Assessing the State of Organizational Safety-Culture or Climate?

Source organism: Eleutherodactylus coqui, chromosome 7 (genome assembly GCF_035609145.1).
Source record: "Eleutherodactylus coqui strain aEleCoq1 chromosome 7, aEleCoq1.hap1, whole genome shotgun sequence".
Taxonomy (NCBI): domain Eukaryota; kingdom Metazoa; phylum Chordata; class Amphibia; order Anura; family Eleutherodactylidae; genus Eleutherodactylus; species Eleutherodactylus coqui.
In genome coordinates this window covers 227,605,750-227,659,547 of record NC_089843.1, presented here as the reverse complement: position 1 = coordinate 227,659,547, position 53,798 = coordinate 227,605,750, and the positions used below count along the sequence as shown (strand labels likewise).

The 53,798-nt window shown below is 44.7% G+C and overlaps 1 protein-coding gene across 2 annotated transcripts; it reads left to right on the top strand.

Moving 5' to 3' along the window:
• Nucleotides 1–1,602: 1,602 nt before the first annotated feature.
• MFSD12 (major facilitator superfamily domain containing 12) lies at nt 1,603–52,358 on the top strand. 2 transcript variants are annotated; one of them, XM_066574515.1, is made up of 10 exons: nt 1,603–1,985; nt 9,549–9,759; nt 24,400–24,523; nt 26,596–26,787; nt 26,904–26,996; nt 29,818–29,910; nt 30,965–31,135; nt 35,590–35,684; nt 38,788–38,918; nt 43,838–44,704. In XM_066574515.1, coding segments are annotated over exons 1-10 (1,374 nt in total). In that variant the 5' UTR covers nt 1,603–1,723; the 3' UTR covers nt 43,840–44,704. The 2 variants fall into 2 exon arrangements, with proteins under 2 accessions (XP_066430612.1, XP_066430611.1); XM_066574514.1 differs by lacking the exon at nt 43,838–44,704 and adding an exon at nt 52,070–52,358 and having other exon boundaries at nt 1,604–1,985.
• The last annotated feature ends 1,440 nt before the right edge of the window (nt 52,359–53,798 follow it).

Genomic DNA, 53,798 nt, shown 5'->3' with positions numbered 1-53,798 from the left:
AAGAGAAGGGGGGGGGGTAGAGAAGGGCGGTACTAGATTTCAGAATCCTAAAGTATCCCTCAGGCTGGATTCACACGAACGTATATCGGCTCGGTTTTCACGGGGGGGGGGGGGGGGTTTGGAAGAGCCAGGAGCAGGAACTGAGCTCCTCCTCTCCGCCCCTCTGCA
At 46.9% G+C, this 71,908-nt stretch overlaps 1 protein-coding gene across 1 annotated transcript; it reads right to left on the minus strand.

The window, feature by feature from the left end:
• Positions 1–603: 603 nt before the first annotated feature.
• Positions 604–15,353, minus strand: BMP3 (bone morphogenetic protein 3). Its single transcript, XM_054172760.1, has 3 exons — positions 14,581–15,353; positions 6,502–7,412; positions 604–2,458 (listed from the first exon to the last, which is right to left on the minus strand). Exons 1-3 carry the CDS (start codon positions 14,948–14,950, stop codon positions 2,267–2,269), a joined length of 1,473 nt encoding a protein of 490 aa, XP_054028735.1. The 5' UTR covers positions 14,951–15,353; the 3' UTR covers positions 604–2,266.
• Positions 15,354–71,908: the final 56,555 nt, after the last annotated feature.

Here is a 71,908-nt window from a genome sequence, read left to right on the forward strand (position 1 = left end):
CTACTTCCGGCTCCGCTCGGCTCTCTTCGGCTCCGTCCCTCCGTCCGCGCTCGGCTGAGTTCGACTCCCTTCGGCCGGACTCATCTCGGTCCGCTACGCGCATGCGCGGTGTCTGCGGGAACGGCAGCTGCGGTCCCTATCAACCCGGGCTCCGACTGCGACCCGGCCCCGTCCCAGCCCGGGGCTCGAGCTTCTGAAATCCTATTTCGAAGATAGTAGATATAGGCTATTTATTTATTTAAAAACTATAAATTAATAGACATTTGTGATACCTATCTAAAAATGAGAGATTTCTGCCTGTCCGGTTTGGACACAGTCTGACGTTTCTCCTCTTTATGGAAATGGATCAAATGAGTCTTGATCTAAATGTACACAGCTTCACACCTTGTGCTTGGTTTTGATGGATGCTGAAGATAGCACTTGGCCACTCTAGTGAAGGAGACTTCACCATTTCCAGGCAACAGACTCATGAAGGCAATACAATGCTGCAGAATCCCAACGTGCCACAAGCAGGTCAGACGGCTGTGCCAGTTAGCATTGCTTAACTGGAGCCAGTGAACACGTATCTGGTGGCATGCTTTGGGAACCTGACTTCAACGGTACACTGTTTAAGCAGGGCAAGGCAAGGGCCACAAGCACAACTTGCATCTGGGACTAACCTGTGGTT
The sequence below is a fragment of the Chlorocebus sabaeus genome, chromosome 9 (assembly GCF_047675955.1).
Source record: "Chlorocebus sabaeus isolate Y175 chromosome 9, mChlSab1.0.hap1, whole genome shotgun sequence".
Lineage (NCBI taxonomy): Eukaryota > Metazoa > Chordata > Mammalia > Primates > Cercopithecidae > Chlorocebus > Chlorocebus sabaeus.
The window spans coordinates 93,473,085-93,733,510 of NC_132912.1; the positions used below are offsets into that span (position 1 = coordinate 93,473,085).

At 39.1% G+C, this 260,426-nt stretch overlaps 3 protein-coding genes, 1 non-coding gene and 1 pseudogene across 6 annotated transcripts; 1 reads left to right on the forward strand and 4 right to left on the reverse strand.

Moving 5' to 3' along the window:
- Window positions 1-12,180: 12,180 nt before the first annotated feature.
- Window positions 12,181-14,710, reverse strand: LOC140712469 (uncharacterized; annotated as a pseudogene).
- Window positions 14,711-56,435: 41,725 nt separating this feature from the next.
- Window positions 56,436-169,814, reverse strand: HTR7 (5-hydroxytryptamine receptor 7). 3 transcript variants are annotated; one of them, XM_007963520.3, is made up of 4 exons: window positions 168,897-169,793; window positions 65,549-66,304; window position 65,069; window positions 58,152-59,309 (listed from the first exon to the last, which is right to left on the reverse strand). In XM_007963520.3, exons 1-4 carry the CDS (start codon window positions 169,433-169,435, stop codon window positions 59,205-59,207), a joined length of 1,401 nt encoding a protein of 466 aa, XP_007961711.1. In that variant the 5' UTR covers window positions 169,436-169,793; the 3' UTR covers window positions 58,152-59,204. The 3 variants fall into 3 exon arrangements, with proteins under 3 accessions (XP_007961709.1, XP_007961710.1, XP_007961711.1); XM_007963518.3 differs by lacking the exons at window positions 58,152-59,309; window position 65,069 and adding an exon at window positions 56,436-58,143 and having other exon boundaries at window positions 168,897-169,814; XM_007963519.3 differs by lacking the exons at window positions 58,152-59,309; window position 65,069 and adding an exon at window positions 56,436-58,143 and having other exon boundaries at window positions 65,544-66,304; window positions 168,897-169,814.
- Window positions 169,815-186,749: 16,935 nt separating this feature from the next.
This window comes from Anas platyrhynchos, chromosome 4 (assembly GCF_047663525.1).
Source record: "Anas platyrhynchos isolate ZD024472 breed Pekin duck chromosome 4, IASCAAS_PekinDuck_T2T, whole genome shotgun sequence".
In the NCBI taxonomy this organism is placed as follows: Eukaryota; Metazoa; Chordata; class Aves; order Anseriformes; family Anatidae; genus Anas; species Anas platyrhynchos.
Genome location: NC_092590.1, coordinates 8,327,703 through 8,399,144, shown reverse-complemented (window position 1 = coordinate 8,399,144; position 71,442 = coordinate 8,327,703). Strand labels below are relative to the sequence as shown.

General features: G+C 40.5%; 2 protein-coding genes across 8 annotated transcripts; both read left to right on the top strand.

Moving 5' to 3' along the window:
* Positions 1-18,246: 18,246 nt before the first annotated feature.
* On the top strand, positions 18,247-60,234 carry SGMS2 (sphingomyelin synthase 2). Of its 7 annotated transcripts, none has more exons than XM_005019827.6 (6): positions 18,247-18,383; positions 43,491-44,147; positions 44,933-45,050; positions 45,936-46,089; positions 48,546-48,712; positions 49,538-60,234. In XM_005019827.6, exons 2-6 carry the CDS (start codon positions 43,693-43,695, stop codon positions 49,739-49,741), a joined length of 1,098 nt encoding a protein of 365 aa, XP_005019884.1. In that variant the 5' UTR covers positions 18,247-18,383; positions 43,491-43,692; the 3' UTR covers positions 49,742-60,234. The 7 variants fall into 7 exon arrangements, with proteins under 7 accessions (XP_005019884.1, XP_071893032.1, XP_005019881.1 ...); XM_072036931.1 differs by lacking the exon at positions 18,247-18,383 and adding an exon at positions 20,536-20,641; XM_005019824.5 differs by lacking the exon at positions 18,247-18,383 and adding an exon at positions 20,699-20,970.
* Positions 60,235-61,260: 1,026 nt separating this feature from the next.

This chapter explores the concepts of safety culture and safety climate in an attempt to determine which is the more useful for describing an organization’s “state of safety.” Given the history of the development of “safety culture,” the latter scenario would appear to be the case, since current interest in the topic appears to have stemmed from the Chernobyl disaster in 1986. Denison has extensively discussed the differences and similarities between culture and climate, concluding that on the surface the distinctions appear to be quite clear. Climate refers to a situation and its link to thoughts, feelings and behaviours of organisational members. Psychological research into industrial safety during the 1990s has been dominated by studies attempting to measure safety culture or safety climate. A proliferation of definitions and methods has resulted in a mass of research lacking a coherent theoretical framework.